FRANKFURT, Germany (AP) – They came to play for their earthquake and tsunami-ravaged country. They left with the Women's World Cup trophy, holding it high above their smiling faces, flecked with gold confetti.
Japan stunned the Americans in a riveting final, beating the favorites 3-1 in a penalty shootout Sunday after coming from behind twice in a 2-2 draw. Goalkeeper Ayumi Kaihori made two brilliant saves in the shootout.
''Before we went to the match tonight we had some commentary on television and we heard comments on the situation in Japan,'' coach Norio Sasaki said. ''We wanted to use this opportunity to thank the people back home for the support that has been given.''
This was Japan's first appearance in the final of a major tournament, and they had not beaten the Americans in their previous 25 meetings, including a pair of 2-0 losses in warm-up matches a month before the World Cup. But the Nadeshiko pushed ahead, playing inspired football and hoping their success could provide even a small emotional lift to their nation, still reeling from the March 11 earthquake and tsunami that devastated the northern coast of the country and left nearly 23,000 dead or missing.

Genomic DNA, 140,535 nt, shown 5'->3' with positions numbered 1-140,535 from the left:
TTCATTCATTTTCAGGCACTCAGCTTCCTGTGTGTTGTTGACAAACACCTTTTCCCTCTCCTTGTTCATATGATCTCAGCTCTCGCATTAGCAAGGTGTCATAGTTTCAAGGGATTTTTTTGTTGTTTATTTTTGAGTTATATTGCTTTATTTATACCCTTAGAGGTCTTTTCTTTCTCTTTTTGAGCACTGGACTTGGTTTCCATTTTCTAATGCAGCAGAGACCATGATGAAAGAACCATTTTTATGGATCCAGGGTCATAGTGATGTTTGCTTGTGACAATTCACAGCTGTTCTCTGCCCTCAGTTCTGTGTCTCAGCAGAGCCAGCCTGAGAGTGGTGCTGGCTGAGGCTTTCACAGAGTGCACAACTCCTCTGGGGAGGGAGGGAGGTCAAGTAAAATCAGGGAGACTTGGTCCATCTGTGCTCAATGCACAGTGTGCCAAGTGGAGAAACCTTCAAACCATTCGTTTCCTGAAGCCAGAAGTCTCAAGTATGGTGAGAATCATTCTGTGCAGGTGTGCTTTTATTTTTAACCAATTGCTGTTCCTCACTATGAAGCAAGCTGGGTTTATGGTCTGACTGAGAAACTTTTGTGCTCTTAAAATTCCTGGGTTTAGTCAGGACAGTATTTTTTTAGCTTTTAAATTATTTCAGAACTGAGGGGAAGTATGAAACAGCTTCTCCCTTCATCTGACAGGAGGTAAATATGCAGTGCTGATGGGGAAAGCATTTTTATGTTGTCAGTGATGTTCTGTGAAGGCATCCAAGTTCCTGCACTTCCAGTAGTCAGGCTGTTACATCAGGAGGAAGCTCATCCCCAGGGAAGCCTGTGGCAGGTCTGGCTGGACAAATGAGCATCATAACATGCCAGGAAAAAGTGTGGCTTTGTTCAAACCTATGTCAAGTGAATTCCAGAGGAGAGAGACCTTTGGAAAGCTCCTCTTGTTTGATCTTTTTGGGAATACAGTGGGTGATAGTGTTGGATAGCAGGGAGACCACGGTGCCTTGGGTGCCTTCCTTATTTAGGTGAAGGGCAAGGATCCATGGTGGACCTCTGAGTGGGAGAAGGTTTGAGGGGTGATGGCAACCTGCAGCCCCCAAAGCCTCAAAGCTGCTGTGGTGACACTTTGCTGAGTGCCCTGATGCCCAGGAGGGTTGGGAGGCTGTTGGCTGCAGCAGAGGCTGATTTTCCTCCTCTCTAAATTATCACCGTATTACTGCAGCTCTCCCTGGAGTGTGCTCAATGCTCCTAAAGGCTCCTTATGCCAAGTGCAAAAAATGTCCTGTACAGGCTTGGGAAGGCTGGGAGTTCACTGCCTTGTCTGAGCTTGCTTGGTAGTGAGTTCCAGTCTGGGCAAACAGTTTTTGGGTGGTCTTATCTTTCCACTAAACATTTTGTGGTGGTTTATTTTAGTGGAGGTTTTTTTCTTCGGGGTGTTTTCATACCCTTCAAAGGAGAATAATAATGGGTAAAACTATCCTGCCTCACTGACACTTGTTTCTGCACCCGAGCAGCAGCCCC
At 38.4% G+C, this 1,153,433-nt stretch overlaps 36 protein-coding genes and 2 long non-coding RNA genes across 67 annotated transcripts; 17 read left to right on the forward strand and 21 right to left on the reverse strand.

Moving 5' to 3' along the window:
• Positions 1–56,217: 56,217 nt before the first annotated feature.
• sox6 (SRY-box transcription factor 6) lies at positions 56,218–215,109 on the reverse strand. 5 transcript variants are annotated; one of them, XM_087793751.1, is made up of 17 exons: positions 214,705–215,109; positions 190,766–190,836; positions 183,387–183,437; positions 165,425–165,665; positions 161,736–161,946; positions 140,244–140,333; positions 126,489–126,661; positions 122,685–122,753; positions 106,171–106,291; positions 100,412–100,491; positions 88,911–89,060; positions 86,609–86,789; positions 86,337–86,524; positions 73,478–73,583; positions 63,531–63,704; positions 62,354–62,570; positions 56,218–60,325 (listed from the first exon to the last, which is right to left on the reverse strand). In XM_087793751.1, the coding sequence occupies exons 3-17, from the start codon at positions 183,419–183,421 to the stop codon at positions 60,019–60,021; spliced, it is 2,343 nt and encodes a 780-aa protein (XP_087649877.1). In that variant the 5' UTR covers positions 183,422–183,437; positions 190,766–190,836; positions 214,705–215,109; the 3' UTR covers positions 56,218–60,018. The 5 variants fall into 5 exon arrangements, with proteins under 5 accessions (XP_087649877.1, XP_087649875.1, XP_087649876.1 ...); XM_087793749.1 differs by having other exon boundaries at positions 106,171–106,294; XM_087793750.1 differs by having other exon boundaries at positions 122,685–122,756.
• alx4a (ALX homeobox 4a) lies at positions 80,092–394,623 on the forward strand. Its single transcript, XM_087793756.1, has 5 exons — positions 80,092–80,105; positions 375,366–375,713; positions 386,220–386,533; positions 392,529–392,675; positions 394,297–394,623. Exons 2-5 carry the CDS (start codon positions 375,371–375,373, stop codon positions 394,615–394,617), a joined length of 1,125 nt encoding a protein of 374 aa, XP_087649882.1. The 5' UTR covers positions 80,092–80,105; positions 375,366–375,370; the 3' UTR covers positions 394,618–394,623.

After each game, the team unfurled a banner saying, ''To our Friends Around the World - Thank You for Your Support.'' On Sunday, they did it before the match and afterward they had a new sign to display: Champions - and the first Asian country to win this title.
The Americans found it all too hard to grasp. They believed they were meant to be World Cup champions after their rocky year - needing a playoff to qualify, a loss in group play to Sweden, the epic comeback against Brazil. They simply couldn't pull off one last thriller.
''The players were patient, they wanted to win this game,'' Sasaki said. ''I think it's because of that the Americans scored only two goals.''
''We ran and ran,'' captain Homare Sawa said. ''We were exhausted, but we kept running.''
''This is a team effort,'' Kaihori said. ''In the penalty shootout I just had to believe in myself and I was very confident.''